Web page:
London’s climate is changing, and climate change will affect London in many ways. 

How London is responding to climate change

City Council continues to recognize the importance of climate change mitigation, climate change adaptation, sustainable energy use, related environmental issues and the need for a more sustainable and resilient city.

London's new Climate Emergency Action Plan contains more than 200 specific strategies and actions that support climate change mitigation and adaptation. This is in addition to programs and projects that are part of the City's regular operations such as the recycling program, LED streetlights, and maintenance of ongoing energy efficiency equipment in facilities. 


Climate Emergency Action Plan

The Climate Emergency Action Plan is a fundamental and required response to the City’s climate emergency declaration. The City has established new near-term and longer-term greenhouse gas reduction goals for both municipal operations and the community as a whole to mitigate and adapt to climate change. 

London strives towards net-zero greenhouse gas emissions by the year 2050 supported by new science-based targets for 2030, 2035, and 2040.

The new Climate Emergency Action Plan is a community-wide plan to achieve three main goals: 

  1. Net-zero community greenhouse gas (GHG) emissions by 2050 

  1. Improved resilience to climate change impacts 

  1. Bring everyone along (e.g., individuals, households, businesses, neighbourhoods) 

The complete Climate Emergency Action Plan can be read online, along with workplans and supporting documents that cover different areas of focus. 

Learn more about the Climate Emergency Action Plan 

Monitoring London’s progress, emissions, and energy conservation

As part of the Climate Emergency Action Plan, the City of London is committed to continue to provide Londoners with the latest information on local greenhouse gas emissions, the expected impacts of climate change, and the progress of the plan on an annual basis.  

Community energy use and greenhouse gas emissions  

The City measures the community's progress through the annual Community Energy Use and Greenhouse Gas Emissions Inventory

Community Energy Use and Greenhouse Gas Emissions Inventory - Executive Summary

London’s  Climate Emergency Action Plan has the following 1.5°C science-based greenhouse gas emission reduction goals for community-wide emissions:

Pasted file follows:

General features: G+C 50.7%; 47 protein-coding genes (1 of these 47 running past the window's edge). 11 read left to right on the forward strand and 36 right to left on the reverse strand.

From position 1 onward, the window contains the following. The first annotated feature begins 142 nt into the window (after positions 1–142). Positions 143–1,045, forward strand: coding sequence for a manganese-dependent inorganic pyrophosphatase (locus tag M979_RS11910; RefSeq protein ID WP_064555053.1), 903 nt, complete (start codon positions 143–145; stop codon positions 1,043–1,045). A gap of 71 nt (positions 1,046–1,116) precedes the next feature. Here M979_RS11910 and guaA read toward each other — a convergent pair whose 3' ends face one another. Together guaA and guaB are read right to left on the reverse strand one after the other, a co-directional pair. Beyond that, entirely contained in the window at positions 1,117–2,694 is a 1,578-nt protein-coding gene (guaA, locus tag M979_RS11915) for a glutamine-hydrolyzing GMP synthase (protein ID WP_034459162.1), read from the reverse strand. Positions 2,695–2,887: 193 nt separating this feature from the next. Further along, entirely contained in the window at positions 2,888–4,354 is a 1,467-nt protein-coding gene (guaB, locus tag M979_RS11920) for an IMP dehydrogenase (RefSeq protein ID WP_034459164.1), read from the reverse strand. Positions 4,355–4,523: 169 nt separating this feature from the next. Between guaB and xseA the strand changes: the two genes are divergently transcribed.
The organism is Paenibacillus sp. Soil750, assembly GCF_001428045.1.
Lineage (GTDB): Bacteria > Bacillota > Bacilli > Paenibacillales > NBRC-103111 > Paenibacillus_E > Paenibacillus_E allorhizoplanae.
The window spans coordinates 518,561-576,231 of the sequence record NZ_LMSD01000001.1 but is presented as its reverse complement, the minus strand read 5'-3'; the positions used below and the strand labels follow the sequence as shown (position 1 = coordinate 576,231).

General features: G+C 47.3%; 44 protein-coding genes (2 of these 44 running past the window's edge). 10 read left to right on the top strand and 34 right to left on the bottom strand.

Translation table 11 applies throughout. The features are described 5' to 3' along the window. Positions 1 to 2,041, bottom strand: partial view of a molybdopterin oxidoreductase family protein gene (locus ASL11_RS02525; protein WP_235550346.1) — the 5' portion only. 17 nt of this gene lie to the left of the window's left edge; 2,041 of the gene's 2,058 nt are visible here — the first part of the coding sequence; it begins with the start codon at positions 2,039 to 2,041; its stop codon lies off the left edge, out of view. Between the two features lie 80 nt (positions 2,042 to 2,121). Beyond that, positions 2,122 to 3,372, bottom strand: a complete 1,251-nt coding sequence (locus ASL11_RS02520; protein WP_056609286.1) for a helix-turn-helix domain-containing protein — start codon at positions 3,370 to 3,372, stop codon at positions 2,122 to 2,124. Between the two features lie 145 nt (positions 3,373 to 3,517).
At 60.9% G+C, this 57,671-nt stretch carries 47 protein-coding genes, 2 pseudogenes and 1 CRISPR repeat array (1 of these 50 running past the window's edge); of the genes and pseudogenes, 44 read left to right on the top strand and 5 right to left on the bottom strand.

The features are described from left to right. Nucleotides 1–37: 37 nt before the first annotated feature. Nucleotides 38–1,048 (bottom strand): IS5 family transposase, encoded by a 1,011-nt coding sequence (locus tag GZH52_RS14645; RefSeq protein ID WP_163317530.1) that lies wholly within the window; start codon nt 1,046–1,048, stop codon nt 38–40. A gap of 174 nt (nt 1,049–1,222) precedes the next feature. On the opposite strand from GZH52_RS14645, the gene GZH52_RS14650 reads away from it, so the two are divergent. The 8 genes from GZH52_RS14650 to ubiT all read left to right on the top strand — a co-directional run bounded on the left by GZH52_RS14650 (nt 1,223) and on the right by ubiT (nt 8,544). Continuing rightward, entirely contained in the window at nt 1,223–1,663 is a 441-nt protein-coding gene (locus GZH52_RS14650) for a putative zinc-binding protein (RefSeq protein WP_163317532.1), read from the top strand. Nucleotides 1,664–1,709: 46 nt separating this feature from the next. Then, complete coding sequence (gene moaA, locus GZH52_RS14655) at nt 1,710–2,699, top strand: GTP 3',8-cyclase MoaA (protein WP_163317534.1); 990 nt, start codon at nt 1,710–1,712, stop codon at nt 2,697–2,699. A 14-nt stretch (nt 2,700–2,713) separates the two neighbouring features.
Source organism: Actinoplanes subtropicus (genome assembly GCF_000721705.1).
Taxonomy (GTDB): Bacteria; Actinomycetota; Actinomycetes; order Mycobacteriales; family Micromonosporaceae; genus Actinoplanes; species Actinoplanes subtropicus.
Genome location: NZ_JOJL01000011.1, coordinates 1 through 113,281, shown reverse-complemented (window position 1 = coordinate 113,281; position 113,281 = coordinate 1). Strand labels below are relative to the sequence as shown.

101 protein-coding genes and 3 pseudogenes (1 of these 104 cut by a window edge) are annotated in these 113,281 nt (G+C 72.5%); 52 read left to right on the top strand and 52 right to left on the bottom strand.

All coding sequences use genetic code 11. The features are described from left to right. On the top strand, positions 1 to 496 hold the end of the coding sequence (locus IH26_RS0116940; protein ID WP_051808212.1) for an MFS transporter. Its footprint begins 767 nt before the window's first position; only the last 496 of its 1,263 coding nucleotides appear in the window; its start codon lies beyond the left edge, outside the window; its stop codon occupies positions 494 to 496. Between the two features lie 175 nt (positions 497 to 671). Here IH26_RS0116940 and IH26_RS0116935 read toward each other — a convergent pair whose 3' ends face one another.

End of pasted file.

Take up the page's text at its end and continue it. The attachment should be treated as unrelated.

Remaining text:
• 55% reduction from 2005 levels by 2030  

  • 65% reduction by 2035  

  • 75% reduction by 2040  

  • Net-zero emissions by 2050  

London's total greenhouse gas emissions in 2020 were 30 percent lower than they were in 2005.  

On average, in recent years, Londoners spent about $1.5 billion on energy. Every percentage that Londoners reduce their energy use results in around $13 million staying in London. Through conservation, efficiency, and more local energy production, more of this money can be kept in London.  

Corporate energy conservation and demand 

The City measures the community's progress through the annual Corporate Energy Consumption and Activities Report.  

Corporate Energy Consumption and Activities Report - Executive Summary

London’s new Climate Emergency Action Plan has the following greenhouse gas emission reduction goals for corporate energy-related emissions:  

  • 65% reduction in total emissions from 2007 levels by 2030   

  • 75% reduction by 2035  

  • 90% reduction by 2040  

  • Net-zero emissions by 2045  

In 2020, corporate energy-related greenhouse gas emissions were 61% below what they were in 2007. 

More information and data can be found on the City of London's Open Data public platform.

City of London Open Data

Mitigating and adapting to climate change's impacts

Climate change will affect London in several ways:

  • Severe weather damages including flooding, high winds, freezing rain and extreme temperatures
  • Increase in warmer-climate diseases like Lyme disease and West Nile virus
  • Increase in cost and decreased availability of food
  • Increase in health care costs from heat waves
  • Increase in property insurance costs
  • Loss of biodiversity

These impacts will only get worse if strong collective actions are not taken immediately. There are two primary types of responses to climate change: 

1. Mitigation

Mitigating future impacts of climate change through reducing greenhouse gas emissions. 

Examples of recent City-led mitigation actions include: 

  • In 2021, City staff began to use power-assisted bicycles (e-bikes) for uses such as parking enforcement and bylaw enforcement. 

  • Five new plug-in hybrid electric vehicles have been added to the City of London's vehicle fleet. 

  • More than 15 kilometres of new bike lanes and 6.5 kilometres of new sidewalk are being constructed in 2022, and about 18 kilometres of existing sidewalks are being replaced.

  • The City is using a new electric powered zero emission utility truck to support setting up and maintaining small events on Dundas Place downtown.

  • The City is in the process of switching several diesel powered garbage collection trucks to over 30 new trucks powered by compressed natural gas.

  • The City’s first electric Zambonis have hit the ice as City arenas transition to an electric Zamboni fleet. Over the next four years, 12 of the City’s natural gas Zambonis will reach the end of their 10-year life span, where they will then transition to a fully electric fleet.